A new era seemed to begin in Sweden on Wednesday, when Social Democratic leader Magdalena Anderson became the country’s first female prime minister.
However, her historic term lasted less than a day.
She resigned Thursday, the day after a painful budget defeat in Congress. She had just formed a minority government with the Greens and two major parties. However, after their budget was rejected in support of proposals by opposition parties, including the far-right Sweden Democrats, the Greens ceased coalition from frustration, leaving Anderson’s centre-left party without a partner. ..
“According to constitutional practice, the coalition government should resign if one party leaves the government,” Anderson said in a statement shared on Facebook’s page. “For me, it’s a respect, but I don’t want to lead a government that may have reason to doubt its legitimacy.” She met the speaker and asked her to be dismissed from her new position. He added that he asked.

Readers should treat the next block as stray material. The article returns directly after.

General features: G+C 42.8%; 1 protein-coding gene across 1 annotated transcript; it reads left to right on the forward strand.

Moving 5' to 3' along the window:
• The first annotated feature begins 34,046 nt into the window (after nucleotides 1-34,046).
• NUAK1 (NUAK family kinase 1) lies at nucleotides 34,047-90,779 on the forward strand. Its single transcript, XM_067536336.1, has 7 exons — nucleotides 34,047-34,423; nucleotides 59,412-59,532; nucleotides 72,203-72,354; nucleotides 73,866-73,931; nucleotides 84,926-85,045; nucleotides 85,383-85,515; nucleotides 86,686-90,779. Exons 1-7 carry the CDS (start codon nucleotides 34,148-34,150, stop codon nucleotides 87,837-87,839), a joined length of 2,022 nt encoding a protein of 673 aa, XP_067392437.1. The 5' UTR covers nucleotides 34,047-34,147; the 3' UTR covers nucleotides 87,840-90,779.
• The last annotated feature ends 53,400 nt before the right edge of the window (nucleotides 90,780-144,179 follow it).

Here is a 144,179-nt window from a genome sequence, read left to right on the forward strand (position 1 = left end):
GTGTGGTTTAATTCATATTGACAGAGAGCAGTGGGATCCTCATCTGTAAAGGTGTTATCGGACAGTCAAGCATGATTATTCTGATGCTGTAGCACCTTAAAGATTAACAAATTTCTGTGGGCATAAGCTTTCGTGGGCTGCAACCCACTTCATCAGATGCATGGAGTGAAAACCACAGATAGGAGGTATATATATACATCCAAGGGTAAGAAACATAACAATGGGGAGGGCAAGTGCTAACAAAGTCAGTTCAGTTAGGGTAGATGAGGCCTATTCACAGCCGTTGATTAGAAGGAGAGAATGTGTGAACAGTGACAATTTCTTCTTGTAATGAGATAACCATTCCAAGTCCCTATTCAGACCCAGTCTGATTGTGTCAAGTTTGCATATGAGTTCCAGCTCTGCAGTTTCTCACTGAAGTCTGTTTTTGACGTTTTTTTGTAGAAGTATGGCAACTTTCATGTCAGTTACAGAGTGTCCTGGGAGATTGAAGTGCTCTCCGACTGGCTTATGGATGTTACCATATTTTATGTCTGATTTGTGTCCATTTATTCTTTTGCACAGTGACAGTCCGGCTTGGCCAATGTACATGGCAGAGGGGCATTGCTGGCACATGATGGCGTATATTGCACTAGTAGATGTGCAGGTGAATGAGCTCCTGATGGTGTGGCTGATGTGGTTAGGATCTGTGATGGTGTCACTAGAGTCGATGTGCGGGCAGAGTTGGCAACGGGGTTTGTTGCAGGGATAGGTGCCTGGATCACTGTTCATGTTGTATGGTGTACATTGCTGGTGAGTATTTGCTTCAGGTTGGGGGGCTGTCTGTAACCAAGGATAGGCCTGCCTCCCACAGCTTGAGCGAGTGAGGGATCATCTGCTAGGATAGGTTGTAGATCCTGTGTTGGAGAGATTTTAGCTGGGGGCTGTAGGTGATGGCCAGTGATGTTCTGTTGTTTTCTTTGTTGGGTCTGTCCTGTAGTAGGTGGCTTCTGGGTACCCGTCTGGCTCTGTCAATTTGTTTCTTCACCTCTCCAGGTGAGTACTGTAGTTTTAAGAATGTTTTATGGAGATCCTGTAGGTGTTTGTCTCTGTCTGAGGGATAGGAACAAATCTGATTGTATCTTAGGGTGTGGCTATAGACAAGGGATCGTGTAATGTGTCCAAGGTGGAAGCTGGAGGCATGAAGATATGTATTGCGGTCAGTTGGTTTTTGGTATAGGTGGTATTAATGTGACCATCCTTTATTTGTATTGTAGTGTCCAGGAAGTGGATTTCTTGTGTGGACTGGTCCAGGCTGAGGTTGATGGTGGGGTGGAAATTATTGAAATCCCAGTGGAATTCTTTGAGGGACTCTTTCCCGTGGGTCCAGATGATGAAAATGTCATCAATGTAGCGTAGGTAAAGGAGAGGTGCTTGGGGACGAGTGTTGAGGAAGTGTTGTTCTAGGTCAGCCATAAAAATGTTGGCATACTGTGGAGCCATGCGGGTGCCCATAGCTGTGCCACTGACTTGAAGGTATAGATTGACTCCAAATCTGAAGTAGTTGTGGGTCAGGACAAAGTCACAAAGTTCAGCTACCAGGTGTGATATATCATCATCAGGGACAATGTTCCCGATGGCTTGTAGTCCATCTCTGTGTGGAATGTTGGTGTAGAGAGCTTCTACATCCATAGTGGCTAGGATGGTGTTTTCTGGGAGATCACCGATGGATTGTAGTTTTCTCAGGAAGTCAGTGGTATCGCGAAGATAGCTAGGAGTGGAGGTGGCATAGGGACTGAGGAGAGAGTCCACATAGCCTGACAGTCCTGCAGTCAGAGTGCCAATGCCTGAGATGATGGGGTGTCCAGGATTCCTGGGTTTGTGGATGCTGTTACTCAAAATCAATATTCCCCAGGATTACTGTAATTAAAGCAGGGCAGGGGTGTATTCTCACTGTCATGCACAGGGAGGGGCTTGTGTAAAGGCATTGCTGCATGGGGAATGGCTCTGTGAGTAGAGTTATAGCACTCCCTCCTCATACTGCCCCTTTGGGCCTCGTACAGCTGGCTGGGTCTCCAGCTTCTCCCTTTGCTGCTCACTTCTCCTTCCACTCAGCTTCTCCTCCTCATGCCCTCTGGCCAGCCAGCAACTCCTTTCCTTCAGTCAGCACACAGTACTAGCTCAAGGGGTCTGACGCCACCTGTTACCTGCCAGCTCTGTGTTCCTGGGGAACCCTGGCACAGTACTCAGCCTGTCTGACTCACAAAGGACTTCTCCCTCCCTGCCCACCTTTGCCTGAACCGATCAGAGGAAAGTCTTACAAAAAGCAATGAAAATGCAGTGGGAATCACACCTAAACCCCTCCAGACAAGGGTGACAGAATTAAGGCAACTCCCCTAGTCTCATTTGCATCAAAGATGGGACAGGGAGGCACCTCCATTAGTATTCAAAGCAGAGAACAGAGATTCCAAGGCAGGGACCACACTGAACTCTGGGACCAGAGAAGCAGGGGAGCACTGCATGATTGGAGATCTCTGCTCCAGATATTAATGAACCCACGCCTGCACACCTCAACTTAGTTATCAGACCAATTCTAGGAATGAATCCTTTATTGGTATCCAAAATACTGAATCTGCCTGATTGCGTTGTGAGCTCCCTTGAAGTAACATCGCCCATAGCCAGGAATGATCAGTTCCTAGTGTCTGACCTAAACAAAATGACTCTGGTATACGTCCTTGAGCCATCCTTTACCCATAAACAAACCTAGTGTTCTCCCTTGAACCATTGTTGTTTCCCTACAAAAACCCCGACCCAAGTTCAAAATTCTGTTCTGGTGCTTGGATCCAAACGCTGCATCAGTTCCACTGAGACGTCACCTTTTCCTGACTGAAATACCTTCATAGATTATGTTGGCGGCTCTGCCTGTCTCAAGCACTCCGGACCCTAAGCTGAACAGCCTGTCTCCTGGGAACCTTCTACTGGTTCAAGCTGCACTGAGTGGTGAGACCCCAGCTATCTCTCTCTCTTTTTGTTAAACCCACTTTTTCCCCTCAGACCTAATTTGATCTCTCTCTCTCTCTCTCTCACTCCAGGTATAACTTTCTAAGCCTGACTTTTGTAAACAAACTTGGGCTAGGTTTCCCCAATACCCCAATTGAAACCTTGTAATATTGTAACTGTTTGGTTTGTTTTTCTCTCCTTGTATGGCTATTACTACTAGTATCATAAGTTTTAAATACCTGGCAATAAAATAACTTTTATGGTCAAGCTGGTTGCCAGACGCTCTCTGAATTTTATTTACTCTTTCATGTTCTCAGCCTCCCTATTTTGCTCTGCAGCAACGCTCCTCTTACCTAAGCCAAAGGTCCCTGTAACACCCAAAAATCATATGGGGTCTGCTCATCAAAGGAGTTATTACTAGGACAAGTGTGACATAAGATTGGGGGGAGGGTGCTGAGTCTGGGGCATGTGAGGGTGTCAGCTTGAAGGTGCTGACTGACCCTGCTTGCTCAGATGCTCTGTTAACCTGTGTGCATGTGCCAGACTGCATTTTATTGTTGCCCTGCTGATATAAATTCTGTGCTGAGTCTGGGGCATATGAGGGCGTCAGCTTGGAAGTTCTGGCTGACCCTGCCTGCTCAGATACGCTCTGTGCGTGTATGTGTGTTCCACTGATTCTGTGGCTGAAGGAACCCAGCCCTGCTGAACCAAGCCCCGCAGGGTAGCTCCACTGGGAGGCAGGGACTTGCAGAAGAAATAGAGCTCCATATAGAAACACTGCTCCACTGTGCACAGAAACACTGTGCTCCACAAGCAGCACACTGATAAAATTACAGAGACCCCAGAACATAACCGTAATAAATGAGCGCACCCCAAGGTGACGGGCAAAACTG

Anderson’s resignation has plunged Sweden into political uncertainty. The country’s political situation has already been contested by a fragile coalition government, and in June a vote of no confidence was passed against former Prime Minister Stefan Löfven. Anderson later succeeded Löfven as the leader of the Social Democratic Party.
Sweden at one point accepted more per capita refugees than any other European country. But that progressive image has been gradually eroded by the far-right populist sentiment led by the Swedish Democrats. As anti-immigrant and anti-European voices increased, the political spectrum shifted to the right.
Per Bolund, a spokesman for the Green Party, said his faction frustrated the government as Congress approved a national budget negotiated by opposition parties, including the right-wing Sweden Democrats.
The current government will continue tentatively until a new government is elected. Anderson, Sweden’s finance minister since 2014, said she was still ready to serve as prime minister, but only in a one-party government.